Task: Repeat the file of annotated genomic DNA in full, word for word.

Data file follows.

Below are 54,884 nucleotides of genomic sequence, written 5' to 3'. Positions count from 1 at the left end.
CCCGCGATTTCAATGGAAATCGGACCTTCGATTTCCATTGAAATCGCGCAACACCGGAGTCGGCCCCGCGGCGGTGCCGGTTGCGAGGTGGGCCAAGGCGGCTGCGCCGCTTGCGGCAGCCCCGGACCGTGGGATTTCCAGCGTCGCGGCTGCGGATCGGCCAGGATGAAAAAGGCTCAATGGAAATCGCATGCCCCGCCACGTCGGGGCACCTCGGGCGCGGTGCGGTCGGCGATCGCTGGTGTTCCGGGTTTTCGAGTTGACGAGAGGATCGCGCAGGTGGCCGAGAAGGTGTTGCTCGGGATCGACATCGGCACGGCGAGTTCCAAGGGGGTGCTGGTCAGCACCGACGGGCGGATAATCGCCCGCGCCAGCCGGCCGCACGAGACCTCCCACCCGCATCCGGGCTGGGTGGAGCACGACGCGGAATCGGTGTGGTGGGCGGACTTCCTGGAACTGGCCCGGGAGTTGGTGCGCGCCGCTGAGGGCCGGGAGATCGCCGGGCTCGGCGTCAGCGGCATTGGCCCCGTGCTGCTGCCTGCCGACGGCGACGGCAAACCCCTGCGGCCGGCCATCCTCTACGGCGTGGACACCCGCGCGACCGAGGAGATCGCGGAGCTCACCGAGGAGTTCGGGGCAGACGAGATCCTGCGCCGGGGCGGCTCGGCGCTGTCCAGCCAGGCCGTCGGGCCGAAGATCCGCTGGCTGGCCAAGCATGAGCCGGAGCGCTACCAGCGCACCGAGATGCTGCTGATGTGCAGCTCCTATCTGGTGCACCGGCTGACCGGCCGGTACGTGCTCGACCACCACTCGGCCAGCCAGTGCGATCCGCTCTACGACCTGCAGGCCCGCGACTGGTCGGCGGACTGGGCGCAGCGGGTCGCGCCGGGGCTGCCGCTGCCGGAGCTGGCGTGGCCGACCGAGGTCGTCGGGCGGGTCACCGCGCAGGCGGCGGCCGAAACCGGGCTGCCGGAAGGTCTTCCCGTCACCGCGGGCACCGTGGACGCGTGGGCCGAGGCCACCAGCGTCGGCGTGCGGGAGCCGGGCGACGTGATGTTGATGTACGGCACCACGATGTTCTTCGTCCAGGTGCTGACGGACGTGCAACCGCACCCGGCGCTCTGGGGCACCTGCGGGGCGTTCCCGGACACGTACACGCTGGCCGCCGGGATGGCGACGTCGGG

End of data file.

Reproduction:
Below are 54,884 nucleotides of genomic sequence, written 5' to 3'. Positions count from 1 at the left end.
CCCGCGATTTCAATGGAAATCGGACCTTCGATTTCCATTGAAATCGCGCAACACCGGAGTCGGCCCCGCGGCGGTGCCGGTTGCGAGGTGGGCCAAGGCGGCTGCGCCGCTTGCGGCAGCCCCGGACCGTGGGATTTCCAGCGTCGCGGCTGCGGATCGGCCAGGATGAAAAAGGCTCAATGGAAATCGCATGCCCCGCCACGTCGGGGCACCTCGGGCGCGGTGCGGTCGGCGATCGCTGGTGTTCCGGGTTTTCGAGTTGACGAGAGGATCGCGCAGGTGGCCGAGAAGGTGTTGCTCGGGATCGACATCGGCACGGCGAGTTCCAAGGGGGTGCTGGTCAGCACCGACGGGCGGATAATCGCCCGCGCCAGCCGGCCGCACGAGACCTCCCACCCGCATCCGGGCTGGGTGGAGCACGACGCGGAATCGGTGTGGTGGGCGGACTTCCTGGAACTGGCCCGGGAGTTGGTGCGCGCCGCTGAGGGCCGGGAGATCGCCGGGCTCGGCGTCAGCGGCATTGGCCCCGTGCTGCTGCCTGCCGACGGCGACGGCAAACCCCTGCGGCCGGCCATCCTCTACGGCGTGGACACCCGCGCGACCGAGGAGATCGCGGAGCTCACCGAGGAGTTCGGGGCAGACGAGATCCTGCGCCGGGGCGGCTCGGCGCTGTCCAGCCAGGCCGTCGGGCCGAAGATCCGCTGGCTGGCCAAGCATGAGCCGGAGCGCTACCAGCGCACCGAGATGCTGCTGATGTGCAGCTCCTATCTGGTGCACCGGCTGACCGGCCGGTACGTGCTCGACCACCACTCGGCCAGCCAGTGCGATCCGCTCTACGACCTGCAGGCCCGCGACTGGTCGGCGGACTGGGCGCAGCGGGTCGCGCCGGGGCTGCCGCTGCCGGAGCTGGCGTGGCCGACCGAGGTCGTCGGGCGGGTCACCGCGCAGGCGGCGGCCGAAACCGGGCTGCCGGAAGGTCTTCCCGTCACCGCGGGCACCGTGGACGCGTGGGCCGAGGCCACCAGCGTCGGCGTGCGGGAGCCGGGCGACGTGATGTTGATGTACGGCACCACGATGTTCTTCGTCCAGGTGCTGACGGACGTGCAACCGCACCCGGCGCTCTGGGGCACCTGCGGGGCGTTCCCGGACACGTACACGCTGGCCGCCGGGATGGCGACGTCGGG